Barclays increases Covid-19 provisions as profits plunge
Barclays raised its provisions for coronavirus-related bad debts by £1.6bn in the second quarter as interim profits slumped and the bank forecast further headwinds into 2021.
Interim pre-tax profits fell to £1.2bn from £3bn a year earlier, with net operating income down 20% to £7.8bn. Second quarter impairment provisions reflected the height of Covid-19 lockdowns and were higher than the £1.4bn forecast.
Total bad debt provision so far this year came to £3.7bn with full-year estimates now exceeding £5bn as the banking sector braces itself for a wave of loan defaults as the economy heads for a recession.
The bank on Wednesday said that second-half impairment charges were expected to remain above the level experienced in recent years, but below the interims “assuming no change in macroeconomic forecasts”. It added that a decision on any dividend payments would be made at full year results.
“Given the uncertain economic outlook and low interest rate environment, the second half of the year is expected to continue to be challenging,” the bank said.
Barclays' capital ratio came in at 14.2%, up from 13.1% at the end of March as regulatory changes lifted reserves.
Income at its UK banking unit fell 11% due to ongoing margin pressure, including Covid-19 customer support actions, base rate reductions, lower UK cards interest earning lending and overdraft balances, as well as lower income due to the removal of certain fees in overdrafts and UK cards.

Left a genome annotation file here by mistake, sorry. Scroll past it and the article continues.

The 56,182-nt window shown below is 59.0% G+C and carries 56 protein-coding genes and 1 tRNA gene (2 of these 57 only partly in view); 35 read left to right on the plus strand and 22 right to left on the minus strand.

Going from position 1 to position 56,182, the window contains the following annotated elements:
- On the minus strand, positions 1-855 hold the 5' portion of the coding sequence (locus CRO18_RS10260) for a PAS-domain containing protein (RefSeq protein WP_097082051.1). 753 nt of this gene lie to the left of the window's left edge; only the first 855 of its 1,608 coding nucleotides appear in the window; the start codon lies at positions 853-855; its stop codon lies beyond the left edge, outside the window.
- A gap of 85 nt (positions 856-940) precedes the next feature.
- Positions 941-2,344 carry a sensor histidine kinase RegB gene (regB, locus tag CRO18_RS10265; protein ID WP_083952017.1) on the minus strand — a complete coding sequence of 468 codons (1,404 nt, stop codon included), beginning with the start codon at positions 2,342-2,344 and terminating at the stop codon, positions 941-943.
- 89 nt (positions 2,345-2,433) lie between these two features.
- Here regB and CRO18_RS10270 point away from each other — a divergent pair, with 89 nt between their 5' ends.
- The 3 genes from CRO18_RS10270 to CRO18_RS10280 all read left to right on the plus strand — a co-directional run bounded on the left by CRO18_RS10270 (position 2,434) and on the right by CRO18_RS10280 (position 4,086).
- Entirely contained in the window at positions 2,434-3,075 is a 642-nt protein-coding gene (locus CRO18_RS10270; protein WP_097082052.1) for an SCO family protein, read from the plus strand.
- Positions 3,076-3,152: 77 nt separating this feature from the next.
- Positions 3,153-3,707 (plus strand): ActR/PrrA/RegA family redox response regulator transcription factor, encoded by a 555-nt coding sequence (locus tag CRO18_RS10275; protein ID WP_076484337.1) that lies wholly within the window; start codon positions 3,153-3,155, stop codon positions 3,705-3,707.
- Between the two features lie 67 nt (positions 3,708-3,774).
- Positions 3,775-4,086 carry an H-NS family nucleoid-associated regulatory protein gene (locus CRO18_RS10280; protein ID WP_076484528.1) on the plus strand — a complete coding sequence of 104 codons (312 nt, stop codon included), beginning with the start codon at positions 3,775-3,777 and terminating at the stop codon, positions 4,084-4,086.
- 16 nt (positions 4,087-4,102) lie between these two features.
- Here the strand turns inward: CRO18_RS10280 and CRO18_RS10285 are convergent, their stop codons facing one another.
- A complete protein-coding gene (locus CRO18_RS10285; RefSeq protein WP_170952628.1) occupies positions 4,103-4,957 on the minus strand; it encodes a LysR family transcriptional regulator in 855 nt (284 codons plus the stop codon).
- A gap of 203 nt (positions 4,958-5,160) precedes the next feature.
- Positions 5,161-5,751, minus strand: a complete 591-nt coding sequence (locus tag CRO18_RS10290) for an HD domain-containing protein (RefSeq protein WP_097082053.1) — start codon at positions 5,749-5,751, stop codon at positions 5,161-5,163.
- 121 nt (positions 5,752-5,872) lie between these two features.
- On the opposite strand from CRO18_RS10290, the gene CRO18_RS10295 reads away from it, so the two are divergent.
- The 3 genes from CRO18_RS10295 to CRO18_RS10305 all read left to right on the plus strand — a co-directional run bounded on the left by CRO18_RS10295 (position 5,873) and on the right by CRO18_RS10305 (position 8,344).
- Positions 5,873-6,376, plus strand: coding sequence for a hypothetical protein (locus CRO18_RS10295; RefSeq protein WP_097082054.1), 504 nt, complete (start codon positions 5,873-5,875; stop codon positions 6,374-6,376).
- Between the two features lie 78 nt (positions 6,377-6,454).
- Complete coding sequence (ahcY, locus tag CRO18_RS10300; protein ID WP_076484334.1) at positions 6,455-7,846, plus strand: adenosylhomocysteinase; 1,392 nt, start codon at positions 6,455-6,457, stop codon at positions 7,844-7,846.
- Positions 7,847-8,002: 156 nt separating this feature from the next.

The fixed income, currencies and commodities division reported a 60% increase in income to £1.4bn during the second quarter as investors sought alternative positions from more volatile asset classes.
Income from equities rose 23%, while banking fees increased by 8% as business clients sourced cash from the equity and bond markets.
Interactive Investor head of markets Richard Hunter identified "noticeably weaker metrics", such as the return on tangible equity, which slumped to 2.9% from 9.1% and the credit cards divisions where falls in income were driven by the general current trend of customers to pay down personal debt wherever possible.
"In addition, the outlook for the second half of the year is notably cautious, not least of which due to the dependence on a strong recovery in developed economies such as the US and the UK, where unemployment remains a major concern," he said.
"In all, this is a relatively robust performance from a bank which generally benefits from diversification in both geography and product lines. Without question, the difficult economic clouds are likely to loom for some time yet which makes earnings visibility difficult."
"This has certainly been reflected in a share price which has declined 30% over the last year, as compared to a decline of 20% for the wider FTSE100, and 37% just in the year to date. Even so, this update shows that Barclays is preparing for the worst while hoping for the best and the market consensus of the shares as a buy is likely to remain intact.”
AJ Bell investment director Russ Mould said the size of loan losses racked up by banks so far would suggest the Prudential Regulatory Authority was right to propose the dividend and buyback ban.
A rise in the CET1 "could at least provide a spring board for future dividend payments, assuming the pandemic does not unduly linger and the economy shows something like a recovery in the second half of the year", he added.
“Analysts’ confidence in this optimistic scenario does seem to be wavering a little, as the consensus forecasts for Barclays’ calendar 2020 and 2021 dividends have slipped to 1.6p and 4.3p a share, compared to 2.6p and 6.1p back in April.